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Sixty-Nine Years & Two Weeks

Today will be, and already is, a tough one for me. It is - or would have been - Dad's birthday. He is - or would of been - sixty-nine. (How are we supposed to speak of birthdays when the person is no longer here?) I don't know why, but for some reason, opaque still to me, this is the hardest of the Dad days for me. I have had a much easier time getting through the other anniversaries - of his diagnosis, even of his death - than I have making it through his birthday. It was almost two years ago, a few weeks after his first birthday after his death, that I started this blog. I know I have mentioned this before, but it was in the wake of that day, the day of his birth, that I realized - and accepted - that I was not entirely okay, that I was having a very hard time. As a result, I decided to stop pretending, to seek refuge here, to write through my thoughts, my questions, my grief.

And here I am. Almost a full two years later. And I am stronger. I think so at least. Time is a magical, but imperfect balm for such wounds. But I miss him. And fiercely. Particularly now that I have just welcomed my third girl. Truth be told, it baffles me - and tortures me - that he has missed her arrival entirely. That he didn't know I was pregnant with her, that he wasn't here to see her on her first day. That he isn't here now to watch her grow. This reality - simple, sad - makes me ache.

Sixty-nine. It's a big number. Still not big enough. He should be here. I always thought he would be.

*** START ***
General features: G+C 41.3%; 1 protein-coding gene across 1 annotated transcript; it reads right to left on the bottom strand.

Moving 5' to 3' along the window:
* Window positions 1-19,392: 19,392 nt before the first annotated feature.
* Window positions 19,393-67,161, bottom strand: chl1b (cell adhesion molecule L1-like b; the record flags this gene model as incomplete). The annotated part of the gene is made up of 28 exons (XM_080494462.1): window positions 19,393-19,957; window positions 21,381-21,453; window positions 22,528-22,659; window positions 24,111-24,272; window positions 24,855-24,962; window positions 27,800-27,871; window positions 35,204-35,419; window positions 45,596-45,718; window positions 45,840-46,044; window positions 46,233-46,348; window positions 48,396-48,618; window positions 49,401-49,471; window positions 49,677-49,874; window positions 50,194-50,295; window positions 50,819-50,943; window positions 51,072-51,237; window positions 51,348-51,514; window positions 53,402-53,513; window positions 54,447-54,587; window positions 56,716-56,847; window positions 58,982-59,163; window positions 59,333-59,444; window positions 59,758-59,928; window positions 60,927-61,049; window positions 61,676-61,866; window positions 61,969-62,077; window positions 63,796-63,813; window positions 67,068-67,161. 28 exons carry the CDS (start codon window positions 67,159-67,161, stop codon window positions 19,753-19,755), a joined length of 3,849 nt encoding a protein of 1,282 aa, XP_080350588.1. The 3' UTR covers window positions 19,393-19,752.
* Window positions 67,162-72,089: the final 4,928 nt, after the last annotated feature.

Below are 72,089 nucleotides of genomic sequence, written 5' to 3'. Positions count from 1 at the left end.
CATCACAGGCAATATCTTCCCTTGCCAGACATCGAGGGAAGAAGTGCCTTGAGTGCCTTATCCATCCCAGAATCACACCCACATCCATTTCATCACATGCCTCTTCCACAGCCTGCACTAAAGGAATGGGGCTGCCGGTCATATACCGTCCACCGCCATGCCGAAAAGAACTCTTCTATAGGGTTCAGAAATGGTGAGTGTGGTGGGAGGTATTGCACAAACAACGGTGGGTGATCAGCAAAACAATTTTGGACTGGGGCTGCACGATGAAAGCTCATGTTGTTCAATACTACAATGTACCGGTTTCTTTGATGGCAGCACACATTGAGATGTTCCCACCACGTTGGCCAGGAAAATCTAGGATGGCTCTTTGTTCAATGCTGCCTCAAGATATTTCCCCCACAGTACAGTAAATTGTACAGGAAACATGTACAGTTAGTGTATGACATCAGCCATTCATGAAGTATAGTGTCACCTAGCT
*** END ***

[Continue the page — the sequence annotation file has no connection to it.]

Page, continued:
Two weeks. It's a tiny number. A precious age. She is so little, but growing before my very eyes. Each day, she wakes up a little bit more, her blue eyes darting and dancing around. There are times now when she looks up at me, really looks up at me. I tell myself that she can see me, that she understands who I am, that I was the one who carried her here. I tell myself that she already knows me and loves me. And maybe she does.

On this hard day? She is my medicine. So are her big sisters with their chocolate mustaches and spring break smiles. So is Husband with his big heart and big hugs.

I still miss him. Dad. Particularly as I immerse myself blindly and boldly in my best role. My role as parent. The role he played uniquely, imperfectly, well. But I am a lucky girl. A fortunate mom. Because recently, I am so thoroughly awash in life and love that it is hard to spend too much time thinking about loss.

But today? Loss is my landscape. I see it. I feel it. I trace its contours. I allow myself to.

Happy birthday, Dad. I love you. And miss you.

I always will. This year. Every year.

Love,

Maidy-Bunks' Picnic

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How often do you think of people or things you have lost? Are there certain days or anniversaries that are particularly hard for you? Are your own parents still around or have some of you lost your mother or father, too?

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